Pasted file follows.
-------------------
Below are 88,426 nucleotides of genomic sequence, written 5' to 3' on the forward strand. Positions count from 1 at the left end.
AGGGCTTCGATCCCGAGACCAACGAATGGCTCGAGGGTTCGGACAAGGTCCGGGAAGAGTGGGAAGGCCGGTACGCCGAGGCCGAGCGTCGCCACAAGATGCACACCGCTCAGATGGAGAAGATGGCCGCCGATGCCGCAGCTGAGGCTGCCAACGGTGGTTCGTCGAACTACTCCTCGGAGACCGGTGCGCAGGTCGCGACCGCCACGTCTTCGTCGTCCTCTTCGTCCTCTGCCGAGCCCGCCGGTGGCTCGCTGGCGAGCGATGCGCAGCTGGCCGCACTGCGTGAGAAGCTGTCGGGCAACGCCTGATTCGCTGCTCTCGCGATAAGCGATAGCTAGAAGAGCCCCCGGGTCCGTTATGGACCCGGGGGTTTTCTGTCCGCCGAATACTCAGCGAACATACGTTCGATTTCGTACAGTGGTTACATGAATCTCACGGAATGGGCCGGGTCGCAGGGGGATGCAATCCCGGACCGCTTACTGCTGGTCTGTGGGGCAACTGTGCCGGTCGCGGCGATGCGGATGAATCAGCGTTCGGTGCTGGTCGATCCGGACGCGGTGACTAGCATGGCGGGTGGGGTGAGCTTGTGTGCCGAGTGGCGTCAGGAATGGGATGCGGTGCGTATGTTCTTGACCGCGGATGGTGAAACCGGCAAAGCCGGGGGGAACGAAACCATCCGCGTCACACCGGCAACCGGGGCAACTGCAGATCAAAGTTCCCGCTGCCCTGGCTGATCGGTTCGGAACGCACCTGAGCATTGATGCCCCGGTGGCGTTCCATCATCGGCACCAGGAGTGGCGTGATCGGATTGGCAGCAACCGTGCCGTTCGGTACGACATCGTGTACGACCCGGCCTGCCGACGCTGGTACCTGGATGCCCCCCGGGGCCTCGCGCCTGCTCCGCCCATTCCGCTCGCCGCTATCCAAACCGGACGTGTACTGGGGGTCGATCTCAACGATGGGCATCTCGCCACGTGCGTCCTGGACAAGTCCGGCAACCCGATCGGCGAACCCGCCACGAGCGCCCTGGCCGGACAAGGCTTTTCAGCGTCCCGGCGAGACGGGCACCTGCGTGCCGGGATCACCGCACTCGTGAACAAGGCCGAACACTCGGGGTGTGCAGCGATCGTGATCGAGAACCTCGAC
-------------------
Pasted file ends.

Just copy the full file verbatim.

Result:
Below are 88,426 nucleotides of genomic sequence, written 5' to 3' on the forward strand. Positions count from 1 at the left end.
AGGGCTTCGATCCCGAGACCAACGAATGGCTCGAGGGTTCGGACAAGGTCCGGGAAGAGTGGGAAGGCCGGTACGCCGAGGCCGAGCGTCGCCACAAGATGCACACCGCTCAGATGGAGAAGATGGCCGCCGATGCCGCAGCTGAGGCTGCCAACGGTGGTTCGTCGAACTACTCCTCGGAGACCGGTGCGCAGGTCGCGACCGCCACGTCTTCGTCGTCCTCTTCGTCCTCTGCCGAGCCCGCCGGTGGCTCGCTGGCGAGCGATGCGCAGCTGGCCGCACTGCGTGAGAAGCTGTCGGGCAACGCCTGATTCGCTGCTCTCGCGATAAGCGATAGCTAGAAGAGCCCCCGGGTCCGTTATGGACCCGGGGGTTTTCTGTCCGCCGAATACTCAGCGAACATACGTTCGATTTCGTACAGTGGTTACATGAATCTCACGGAATGGGCCGGGTCGCAGGGGGATGCAATCCCGGACCGCTTACTGCTGGTCTGTGGGGCAACTGTGCCGGTCGCGGCGATGCGGATGAATCAGCGTTCGGTGCTGGTCGATCCGGACGCGGTGACTAGCATGGCGGGTGGGGTGAGCTTGTGTGCCGAGTGGCGTCAGGAATGGGATGCGGTGCGTATGTTCTTGACCGCGGATGGTGAAACCGGCAAAGCCGGGGGGAACGAAACCATCCGCGTCACACCGGCAACCGGGGCAACTGCAGATCAAAGTTCCCGCTGCCCTGGCTGATCGGTTCGGAACGCACCTGAGCATTGATGCCCCGGTGGCGTTCCATCATCGGCACCAGGAGTGGCGTGATCGGATTGGCAGCAACCGTGCCGTTCGGTACGACATCGTGTACGACCCGGCCTGCCGACGCTGGTACCTGGATGCCCCCCGGGGCCTCGCGCCTGCTCCGCCCATTCCGCTCGCCGCTATCCAAACCGGACGTGTACTGGGGGTCGATCTCAACGATGGGCATCTCGCCACGTGCGTCCTGGACAAGTCCGGCAACCCGATCGGCGAACCCGCCACGAGCGCCCTGGCCGGACAAGGCTTTTCAGCGTCCCGGCGAGACGGGCACCTGCGTGCCGGGATCACCGCACTCGTGAACAAGGCCGAACACTCGGGGTGTGCAGCGATCGTGATCGAGAACCTCGAC